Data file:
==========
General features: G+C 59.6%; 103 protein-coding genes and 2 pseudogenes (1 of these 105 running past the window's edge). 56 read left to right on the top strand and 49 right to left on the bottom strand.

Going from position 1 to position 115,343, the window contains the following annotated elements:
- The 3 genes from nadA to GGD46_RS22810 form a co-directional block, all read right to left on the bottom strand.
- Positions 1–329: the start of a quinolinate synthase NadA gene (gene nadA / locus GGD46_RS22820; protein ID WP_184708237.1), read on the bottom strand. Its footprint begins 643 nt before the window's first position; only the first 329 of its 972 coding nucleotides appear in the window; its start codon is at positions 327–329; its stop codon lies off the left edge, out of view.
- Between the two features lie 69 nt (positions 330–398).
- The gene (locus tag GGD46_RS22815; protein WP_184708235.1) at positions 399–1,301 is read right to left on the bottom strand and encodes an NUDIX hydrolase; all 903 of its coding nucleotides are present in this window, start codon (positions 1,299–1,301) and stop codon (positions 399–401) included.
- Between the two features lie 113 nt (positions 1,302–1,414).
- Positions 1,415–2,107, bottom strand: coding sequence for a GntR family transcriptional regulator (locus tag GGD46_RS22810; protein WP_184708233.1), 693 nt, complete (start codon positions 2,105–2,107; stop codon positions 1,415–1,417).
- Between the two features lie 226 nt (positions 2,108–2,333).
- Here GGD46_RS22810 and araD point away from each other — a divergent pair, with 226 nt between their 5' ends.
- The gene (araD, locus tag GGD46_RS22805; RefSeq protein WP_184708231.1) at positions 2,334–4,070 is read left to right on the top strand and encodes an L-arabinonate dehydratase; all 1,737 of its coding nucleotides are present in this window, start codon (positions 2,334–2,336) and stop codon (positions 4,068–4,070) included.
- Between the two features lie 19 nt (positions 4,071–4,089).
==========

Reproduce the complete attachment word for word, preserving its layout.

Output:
General features: G+C 59.6%; 103 protein-coding genes and 2 pseudogenes (1 of these 105 running past the window's edge). 56 read left to right on the top strand and 49 right to left on the bottom strand.

Going from position 1 to position 115,343, the window contains the following annotated elements:
- The 3 genes from nadA to GGD46_RS22810 form a co-directional block, all read right to left on the bottom strand.
- Positions 1–329: the start of a quinolinate synthase NadA gene (gene nadA / locus GGD46_RS22820; protein ID WP_184708237.1), read on the bottom strand. Its footprint begins 643 nt before the window's first position; only the first 329 of its 972 coding nucleotides appear in the window; its start codon is at positions 327–329; its stop codon lies off the left edge, out of view.
- Between the two features lie 69 nt (positions 330–398).
- The gene (locus tag GGD46_RS22815; protein WP_184708235.1) at positions 399–1,301 is read right to left on the bottom strand and encodes an NUDIX hydrolase; all 903 of its coding nucleotides are present in this window, start codon (positions 1,299–1,301) and stop codon (positions 399–401) included.
- Between the two features lie 113 nt (positions 1,302–1,414).
- Positions 1,415–2,107, bottom strand: coding sequence for a GntR family transcriptional regulator (locus tag GGD46_RS22810; protein WP_184708233.1), 693 nt, complete (start codon positions 2,105–2,107; stop codon positions 1,415–1,417).
- Between the two features lie 226 nt (positions 2,108–2,333).
- Here GGD46_RS22810 and araD point away from each other — a divergent pair, with 226 nt between their 5' ends.
- The gene (araD, locus tag GGD46_RS22805; RefSeq protein WP_184708231.1) at positions 2,334–4,070 is read left to right on the top strand and encodes an L-arabinonate dehydratase; all 1,737 of its coding nucleotides are present in this window, start codon (positions 2,334–2,336) and stop codon (positions 4,068–4,070) included.
- Between the two features lie 19 nt (positions 4,071–4,089).